Meeting planning is all in the details. Yet, being awesome at taking care of those details doesn’t guarantee success. Without equally excellent communication skills to maintain positive interactions with diverse stakeholders, creating impactful events can be frustrating, difficult and sometimes nearly impossible. After all, meetings always involve people!
Here are 5 vital, non-intuitive communication skills that will enable the best business conversations (and better ones at home, too!):
1. You aren’t the star. They are.
Let’s say you have the best idea since the invention of the latte. You know your strategy will drive attendance, accelerate revenue and generate buzz. But your stakeholder doesn’t reply to your emails or dismisses your concept during discussions.
Why? It’s likely you’ve made the most common, fixable “influence” skill of all time; you’re talking about your idea and strategy. With respect, no one cares. It isn’t about you or what you think at all (unless you’re the CEO, but that is a different article). It’s about helping your stakeholders their result, their vision and the ROI they can expect. It’s about exciting them, selling to them and helping them feel safe and smart by buying into the idea.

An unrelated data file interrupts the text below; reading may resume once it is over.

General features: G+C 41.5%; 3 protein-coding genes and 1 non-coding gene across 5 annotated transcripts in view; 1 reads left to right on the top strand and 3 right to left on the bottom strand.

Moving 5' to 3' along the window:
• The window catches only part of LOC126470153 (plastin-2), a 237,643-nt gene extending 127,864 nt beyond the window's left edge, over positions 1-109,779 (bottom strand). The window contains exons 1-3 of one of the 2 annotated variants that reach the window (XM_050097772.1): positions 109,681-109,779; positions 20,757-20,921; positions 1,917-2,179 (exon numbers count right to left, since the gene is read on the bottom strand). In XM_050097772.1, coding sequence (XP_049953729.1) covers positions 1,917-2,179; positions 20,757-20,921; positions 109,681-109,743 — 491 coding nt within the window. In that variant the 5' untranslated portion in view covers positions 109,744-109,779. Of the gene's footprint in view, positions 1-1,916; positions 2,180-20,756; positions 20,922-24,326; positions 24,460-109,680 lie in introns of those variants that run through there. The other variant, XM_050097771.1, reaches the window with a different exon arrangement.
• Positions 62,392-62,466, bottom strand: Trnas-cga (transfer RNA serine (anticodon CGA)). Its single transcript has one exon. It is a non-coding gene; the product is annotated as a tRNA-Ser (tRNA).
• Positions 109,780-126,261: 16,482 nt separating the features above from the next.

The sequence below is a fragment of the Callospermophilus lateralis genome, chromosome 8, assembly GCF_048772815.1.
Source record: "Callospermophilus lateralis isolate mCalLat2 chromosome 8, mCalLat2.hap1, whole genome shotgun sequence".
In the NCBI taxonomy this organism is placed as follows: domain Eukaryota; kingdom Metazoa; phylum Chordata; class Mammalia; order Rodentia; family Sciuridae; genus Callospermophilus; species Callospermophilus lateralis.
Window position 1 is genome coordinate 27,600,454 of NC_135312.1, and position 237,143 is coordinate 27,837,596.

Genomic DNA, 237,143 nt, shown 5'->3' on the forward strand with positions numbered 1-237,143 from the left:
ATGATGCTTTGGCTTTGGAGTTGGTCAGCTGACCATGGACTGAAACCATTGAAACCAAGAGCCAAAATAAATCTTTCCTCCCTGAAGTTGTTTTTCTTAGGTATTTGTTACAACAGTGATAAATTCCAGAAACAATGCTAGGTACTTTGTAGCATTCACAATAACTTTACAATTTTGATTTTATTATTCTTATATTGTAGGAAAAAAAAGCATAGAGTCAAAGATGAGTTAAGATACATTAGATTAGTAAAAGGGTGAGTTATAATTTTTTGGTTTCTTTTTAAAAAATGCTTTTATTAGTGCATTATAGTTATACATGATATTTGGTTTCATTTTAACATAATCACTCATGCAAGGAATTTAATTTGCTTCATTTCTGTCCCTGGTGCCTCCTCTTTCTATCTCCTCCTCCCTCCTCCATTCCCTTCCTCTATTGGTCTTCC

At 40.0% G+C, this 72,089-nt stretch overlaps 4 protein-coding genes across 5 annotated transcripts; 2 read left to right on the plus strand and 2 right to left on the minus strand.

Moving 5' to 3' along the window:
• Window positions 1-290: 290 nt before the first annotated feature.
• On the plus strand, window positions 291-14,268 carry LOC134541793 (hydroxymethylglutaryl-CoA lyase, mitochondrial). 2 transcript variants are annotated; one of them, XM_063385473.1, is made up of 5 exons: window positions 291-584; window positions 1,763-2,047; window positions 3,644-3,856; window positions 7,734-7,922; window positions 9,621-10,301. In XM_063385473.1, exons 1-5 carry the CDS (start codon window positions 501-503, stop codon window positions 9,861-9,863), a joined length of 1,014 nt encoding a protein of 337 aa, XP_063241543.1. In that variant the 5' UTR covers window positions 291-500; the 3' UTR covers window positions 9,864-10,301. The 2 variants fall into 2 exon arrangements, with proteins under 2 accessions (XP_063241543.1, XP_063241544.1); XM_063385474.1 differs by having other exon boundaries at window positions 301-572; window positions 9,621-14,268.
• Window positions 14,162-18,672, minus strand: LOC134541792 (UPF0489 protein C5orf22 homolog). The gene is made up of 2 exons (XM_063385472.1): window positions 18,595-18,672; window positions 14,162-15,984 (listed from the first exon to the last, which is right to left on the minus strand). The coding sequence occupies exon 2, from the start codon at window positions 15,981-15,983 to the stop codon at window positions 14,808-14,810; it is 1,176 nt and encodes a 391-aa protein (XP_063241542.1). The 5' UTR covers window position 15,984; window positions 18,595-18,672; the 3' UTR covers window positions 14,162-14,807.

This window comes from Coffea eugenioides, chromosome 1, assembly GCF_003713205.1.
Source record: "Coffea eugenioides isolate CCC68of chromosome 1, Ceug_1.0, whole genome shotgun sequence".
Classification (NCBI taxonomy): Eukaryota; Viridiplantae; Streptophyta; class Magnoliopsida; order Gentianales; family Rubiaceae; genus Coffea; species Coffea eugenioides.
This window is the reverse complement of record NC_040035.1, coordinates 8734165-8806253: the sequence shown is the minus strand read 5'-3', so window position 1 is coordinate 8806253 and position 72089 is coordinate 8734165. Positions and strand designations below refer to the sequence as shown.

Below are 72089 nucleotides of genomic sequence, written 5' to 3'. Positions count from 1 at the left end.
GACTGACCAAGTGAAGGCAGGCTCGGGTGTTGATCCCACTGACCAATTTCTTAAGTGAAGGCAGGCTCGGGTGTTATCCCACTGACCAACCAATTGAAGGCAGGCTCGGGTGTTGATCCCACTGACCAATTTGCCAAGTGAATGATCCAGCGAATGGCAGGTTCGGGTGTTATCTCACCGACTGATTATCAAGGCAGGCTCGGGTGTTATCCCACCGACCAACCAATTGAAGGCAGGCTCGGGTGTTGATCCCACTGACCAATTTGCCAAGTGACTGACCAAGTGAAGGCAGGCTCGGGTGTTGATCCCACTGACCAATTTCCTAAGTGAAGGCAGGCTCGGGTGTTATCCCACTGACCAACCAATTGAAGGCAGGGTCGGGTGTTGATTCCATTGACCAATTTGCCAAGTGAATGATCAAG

Here is an example from an email. Don’t peek at the revision. Just read this email and decide if it’s more about the writer or the recipient:
Hi Name, I’ve been researching why participants attend events and discovered XYZ. I’m really excited about the possibilities for our upcoming annual meeting and would like to talk about how I can incorporate this into our planning and positioning for ABC 2017. Your thoughts?